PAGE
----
The price is high
Inflation continued to rise in January, giving consumers pause. Can commercial real estate remain unscathed?
- Ryan Severino
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- CPI remains elevated in January
- Weak consumer sentiment prevails
- Fed walking a fine line
- More inflation data this week
- CRE remains well positioned
The seemingly inexorable rise of inflation continued in January. The headline consumer price index (CPI) increased by 7.5% on a year-over-year basis while core CPI grew by 6% on year-over-year basis. Both represented their highest respective growth rates in four decades. Increases occurred broadly across a variety of goods, especially core commodities (common goods available throughout the world). Through January, headline CPI has grown for 20 consecutive months, the longest spell since July 2008 when the energy bubble drove inflation upward.
What’s the story?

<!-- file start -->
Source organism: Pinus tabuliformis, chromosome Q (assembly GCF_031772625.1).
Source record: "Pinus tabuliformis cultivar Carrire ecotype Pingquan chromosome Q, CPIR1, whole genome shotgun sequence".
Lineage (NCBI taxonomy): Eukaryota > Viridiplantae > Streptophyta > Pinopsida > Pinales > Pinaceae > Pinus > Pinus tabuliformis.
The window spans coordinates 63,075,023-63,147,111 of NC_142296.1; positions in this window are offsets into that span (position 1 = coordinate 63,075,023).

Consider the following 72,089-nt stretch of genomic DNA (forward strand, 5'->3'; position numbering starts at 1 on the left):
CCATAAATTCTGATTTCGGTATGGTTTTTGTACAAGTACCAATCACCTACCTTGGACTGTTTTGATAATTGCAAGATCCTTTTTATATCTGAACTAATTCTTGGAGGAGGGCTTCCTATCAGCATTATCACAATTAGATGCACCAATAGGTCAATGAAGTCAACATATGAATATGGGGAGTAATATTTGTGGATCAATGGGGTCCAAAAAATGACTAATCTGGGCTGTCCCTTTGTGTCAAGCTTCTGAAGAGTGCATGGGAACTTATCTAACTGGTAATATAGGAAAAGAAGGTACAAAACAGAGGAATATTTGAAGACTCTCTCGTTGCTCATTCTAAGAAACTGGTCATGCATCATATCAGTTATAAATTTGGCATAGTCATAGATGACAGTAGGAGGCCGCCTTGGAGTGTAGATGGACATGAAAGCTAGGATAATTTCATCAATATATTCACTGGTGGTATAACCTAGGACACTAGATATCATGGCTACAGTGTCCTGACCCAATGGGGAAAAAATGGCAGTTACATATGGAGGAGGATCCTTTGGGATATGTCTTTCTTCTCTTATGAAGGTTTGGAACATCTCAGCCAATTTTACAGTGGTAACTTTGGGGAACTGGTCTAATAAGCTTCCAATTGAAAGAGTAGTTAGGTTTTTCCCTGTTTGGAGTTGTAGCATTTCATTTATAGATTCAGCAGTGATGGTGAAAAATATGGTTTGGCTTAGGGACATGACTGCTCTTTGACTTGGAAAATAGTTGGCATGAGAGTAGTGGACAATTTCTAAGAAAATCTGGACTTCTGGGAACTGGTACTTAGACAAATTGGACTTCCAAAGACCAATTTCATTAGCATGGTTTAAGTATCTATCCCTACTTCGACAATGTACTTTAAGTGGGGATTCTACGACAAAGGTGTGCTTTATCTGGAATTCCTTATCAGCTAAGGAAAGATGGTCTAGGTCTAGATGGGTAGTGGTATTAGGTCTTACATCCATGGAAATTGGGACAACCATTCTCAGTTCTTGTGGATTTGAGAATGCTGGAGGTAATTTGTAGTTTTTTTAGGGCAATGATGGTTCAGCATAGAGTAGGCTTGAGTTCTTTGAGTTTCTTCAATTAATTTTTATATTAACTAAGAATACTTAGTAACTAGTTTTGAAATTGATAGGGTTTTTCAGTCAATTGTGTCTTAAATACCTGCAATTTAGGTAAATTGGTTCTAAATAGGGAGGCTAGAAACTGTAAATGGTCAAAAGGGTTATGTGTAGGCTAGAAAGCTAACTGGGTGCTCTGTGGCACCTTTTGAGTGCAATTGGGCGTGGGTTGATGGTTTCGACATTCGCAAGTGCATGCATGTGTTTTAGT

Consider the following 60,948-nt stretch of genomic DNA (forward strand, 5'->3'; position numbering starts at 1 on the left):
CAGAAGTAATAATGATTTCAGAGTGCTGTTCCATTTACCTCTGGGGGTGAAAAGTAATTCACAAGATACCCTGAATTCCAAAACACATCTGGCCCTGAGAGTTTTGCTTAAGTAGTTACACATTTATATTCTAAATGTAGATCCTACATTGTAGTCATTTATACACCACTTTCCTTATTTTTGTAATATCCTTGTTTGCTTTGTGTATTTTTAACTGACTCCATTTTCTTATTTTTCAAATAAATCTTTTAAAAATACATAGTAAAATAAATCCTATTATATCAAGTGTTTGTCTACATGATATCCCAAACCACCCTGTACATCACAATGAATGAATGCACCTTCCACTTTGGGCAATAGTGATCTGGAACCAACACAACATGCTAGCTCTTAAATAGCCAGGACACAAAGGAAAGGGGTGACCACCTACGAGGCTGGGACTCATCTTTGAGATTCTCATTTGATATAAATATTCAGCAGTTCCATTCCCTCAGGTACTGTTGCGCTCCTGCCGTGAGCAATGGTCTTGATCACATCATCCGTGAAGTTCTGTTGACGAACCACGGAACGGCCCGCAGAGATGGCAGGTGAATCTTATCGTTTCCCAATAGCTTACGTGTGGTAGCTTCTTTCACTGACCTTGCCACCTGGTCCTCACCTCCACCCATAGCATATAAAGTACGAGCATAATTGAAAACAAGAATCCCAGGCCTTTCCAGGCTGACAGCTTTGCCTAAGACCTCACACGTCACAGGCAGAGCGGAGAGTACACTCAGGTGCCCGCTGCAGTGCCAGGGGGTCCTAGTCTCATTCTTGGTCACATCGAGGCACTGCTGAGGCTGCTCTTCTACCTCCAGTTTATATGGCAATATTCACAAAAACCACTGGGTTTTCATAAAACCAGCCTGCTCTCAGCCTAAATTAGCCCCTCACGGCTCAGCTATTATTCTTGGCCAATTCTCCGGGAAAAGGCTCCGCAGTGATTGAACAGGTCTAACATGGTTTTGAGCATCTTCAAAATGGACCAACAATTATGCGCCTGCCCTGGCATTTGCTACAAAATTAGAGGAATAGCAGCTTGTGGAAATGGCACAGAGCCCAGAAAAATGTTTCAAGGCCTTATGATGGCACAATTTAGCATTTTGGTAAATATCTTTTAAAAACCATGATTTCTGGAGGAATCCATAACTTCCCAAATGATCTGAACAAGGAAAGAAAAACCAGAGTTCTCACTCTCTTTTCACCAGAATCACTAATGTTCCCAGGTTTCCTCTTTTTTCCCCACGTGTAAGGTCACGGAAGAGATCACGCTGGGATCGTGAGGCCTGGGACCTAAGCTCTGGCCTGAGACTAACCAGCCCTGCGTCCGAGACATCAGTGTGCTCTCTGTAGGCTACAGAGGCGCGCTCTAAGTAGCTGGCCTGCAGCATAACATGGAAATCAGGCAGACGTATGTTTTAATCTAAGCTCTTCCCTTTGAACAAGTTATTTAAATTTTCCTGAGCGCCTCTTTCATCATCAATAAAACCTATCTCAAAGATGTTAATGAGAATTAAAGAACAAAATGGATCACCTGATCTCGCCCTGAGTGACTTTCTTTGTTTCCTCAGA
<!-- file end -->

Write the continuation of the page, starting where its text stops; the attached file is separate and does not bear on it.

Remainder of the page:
Largely, the narrative on inflation remains unchanged. Strong aggregate demand (AD) continues to exceed aggregate supply (AS), pushing prices upward. But why? The short answer is the resurgent pandemic. On the AD side of the ledger, consumers retain the ability to spend via excess savings and relatively strong wage increases. But the resurgent pandemic better supports demand for goods (which get safely consumed at home) versus services (which generally get consumed elsewhere), even though services spending continues to recover. Meanwhile on the AS side, the resurgent pandemic continues to disrupt production and distribution of goods. People called out sick in record numbers in January, disrupting production. Moreover, China retains its zero COVID policy, shutting down factories, ports, and sometimes even whole cities to stop outbreaks, especially leading up to the Winter Olympics. The monthly trend in CPI largely reflects this COVID resurgence. The monthly growth rate started to accelerate last spring when the combination of warmer weather, vaccination, and fiscal stimulus combined to drive demand upward. CPI then cooled a bit in the summer as COVID case levels decreased. But the Delta wave in late summer followed by the Omicron wave this winter is causing a reacceleration.